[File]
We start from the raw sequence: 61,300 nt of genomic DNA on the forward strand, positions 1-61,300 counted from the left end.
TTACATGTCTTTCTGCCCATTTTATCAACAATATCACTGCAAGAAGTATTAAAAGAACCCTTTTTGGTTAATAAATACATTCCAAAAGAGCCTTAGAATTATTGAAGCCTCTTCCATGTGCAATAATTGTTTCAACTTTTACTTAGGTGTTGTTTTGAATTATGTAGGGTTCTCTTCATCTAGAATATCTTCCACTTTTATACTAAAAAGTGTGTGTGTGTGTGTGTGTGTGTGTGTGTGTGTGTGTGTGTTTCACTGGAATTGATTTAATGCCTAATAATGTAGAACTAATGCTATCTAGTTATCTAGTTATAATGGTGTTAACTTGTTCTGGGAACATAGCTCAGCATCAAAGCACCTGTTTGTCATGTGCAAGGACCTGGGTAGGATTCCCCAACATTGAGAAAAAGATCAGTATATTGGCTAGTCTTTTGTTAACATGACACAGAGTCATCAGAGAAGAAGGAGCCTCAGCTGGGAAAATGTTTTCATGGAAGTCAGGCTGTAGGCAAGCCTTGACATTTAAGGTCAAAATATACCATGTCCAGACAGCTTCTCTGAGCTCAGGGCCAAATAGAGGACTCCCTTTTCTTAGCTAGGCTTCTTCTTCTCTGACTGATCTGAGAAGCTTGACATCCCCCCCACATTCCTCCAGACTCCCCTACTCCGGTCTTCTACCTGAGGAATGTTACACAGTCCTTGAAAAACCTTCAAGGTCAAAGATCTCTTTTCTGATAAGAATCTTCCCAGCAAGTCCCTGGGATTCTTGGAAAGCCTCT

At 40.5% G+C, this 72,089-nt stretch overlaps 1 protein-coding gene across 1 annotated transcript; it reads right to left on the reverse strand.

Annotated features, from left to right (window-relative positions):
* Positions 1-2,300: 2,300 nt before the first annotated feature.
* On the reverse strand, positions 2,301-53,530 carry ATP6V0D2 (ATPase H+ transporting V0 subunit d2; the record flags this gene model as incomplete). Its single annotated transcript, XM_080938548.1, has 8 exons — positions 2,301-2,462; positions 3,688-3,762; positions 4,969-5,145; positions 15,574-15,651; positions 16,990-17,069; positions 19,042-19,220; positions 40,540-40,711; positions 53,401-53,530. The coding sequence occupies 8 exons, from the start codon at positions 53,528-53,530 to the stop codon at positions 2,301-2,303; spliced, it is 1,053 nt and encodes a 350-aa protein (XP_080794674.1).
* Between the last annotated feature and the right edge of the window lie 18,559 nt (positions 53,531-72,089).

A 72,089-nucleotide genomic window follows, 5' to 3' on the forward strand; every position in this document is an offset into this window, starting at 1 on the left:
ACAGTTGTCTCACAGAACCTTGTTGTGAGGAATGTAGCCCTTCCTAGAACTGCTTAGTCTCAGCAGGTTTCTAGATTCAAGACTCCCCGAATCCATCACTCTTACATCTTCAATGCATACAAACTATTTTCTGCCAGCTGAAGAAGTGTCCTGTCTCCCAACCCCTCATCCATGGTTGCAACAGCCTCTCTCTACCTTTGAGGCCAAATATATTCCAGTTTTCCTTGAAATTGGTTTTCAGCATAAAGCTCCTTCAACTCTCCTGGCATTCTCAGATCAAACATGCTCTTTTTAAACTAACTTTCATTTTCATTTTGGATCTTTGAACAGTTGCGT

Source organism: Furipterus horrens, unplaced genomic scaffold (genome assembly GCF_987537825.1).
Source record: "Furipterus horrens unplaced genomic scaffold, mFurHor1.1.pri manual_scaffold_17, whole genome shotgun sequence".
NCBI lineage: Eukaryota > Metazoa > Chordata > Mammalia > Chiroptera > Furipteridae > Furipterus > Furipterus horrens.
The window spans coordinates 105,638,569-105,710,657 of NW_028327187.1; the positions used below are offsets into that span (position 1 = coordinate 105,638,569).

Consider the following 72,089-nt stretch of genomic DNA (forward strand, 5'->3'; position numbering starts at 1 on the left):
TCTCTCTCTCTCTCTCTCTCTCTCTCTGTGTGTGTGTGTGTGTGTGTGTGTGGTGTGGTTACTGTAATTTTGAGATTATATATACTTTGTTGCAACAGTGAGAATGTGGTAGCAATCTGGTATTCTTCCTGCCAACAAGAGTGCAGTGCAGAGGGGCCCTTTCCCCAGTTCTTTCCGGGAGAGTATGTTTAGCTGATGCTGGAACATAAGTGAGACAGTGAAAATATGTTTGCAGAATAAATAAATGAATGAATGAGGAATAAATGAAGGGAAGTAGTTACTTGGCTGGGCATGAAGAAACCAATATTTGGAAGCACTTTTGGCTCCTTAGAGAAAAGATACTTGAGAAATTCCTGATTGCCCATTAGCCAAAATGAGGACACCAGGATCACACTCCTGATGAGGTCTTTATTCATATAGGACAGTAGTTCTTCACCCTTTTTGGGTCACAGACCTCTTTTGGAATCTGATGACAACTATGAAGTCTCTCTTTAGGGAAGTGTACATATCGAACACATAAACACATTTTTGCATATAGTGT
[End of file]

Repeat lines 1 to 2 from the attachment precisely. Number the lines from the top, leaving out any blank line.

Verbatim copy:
We start from the raw sequence: 61,300 nt of genomic DNA on the forward strand, positions 1-61,300 counted from the left end.
TTACATGTCTTTCTGCCCATTTTATCAACAATATCACTGCAAGAAGTATTAAAAGAACCCTTTTTGGTTAATAAATACATTCCAAAAGAGCCTTAGAATTATTGAAGCCTCTTCCATGTGCAATAATTGTTTCAACTTTTACTTAGGTGTTGTTTTGAATTATGTAGGGTTCTCTTCATCTAGAATATCTTCCACTTTTATACTAAAAAGTGTGTGTGTGTGTGTGTGTGTGTGTGTGTGTGTGTGTGTGTTTCACTGGAATTGATTTAATGCCTAATAATGTAGAACTAATGCTATCTAGTTATCTAGTTATAATGGTGTTAACTTGTTCTGGGAACATAGCTCAGCATCAAAGCACCTGTTTGTCATGTGCAAGGACCTGGGTAGGATTCCCCAACATTGAGAAAAAGATCAGTATATTGGCTAGTCTTTTGTTAACATGACACAGAGTCATCAGAGAAGAAGGAGCCTCAGCTGGGAAAATGTTTTCATGGAAGTCAGGCTGTAGGCAAGCCTTGACATTTAAGGTCAAAATATACCATGTCCAGACAGCTTCTCTGAGCTCAGGGCCAAATAGAGGACTCCCTTTTCTTAGCTAGGCTTCTTCTTCTCTGACTGATCTGAGAAGCTTGACATCCCCCCCACATTCCTCCAGACTCCCCTACTCCGGTCTTCTACCTGAGGAATGTTACACAGTCCTTGAAAAACCTTCAAGGTCAAAGATCTCTTTTCTGATAAGAATCTTCCCAGCAAGTCCCTGGGATTCTTGGAAAGCCTCT